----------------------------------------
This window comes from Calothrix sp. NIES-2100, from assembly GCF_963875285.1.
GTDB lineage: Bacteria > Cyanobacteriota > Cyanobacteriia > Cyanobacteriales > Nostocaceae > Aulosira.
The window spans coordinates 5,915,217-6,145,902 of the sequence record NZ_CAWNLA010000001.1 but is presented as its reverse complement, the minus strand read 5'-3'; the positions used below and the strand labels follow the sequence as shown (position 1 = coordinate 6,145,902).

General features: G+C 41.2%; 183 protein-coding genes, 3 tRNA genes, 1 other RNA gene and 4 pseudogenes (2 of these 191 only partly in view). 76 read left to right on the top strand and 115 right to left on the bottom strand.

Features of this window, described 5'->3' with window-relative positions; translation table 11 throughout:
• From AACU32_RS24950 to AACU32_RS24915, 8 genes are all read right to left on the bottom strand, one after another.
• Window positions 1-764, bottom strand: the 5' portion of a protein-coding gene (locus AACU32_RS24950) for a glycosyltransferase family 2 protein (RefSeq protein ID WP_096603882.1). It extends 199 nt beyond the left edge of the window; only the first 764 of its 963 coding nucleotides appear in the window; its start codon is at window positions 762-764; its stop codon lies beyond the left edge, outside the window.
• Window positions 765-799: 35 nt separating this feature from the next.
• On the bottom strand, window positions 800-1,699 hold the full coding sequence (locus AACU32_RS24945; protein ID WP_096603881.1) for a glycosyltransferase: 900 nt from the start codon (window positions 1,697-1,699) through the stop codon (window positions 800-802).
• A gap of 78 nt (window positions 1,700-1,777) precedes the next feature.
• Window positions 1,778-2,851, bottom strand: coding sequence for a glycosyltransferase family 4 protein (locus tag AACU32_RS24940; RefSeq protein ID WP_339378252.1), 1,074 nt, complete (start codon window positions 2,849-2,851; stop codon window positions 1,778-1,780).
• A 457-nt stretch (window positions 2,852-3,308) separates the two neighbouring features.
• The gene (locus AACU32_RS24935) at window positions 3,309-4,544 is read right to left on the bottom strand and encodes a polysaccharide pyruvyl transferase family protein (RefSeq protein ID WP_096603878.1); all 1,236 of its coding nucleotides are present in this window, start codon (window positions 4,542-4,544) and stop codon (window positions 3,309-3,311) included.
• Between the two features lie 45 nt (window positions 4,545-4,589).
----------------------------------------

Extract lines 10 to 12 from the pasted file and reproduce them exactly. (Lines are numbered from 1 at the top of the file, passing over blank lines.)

• A gap of 78 nt (window positions 1,700-1,777) precedes the next feature.
• Window positions 1,778-2,851, bottom strand: coding sequence for a glycosyltransferase family 4 protein (locus tag AACU32_RS24940; RefSeq protein ID WP_339378252.1), 1,074 nt, complete (start codon window positions 2,849-2,851; stop codon window positions 1,778-1,780).
• A 457-nt stretch (window positions 2,852-3,308) separates the two neighbouring features.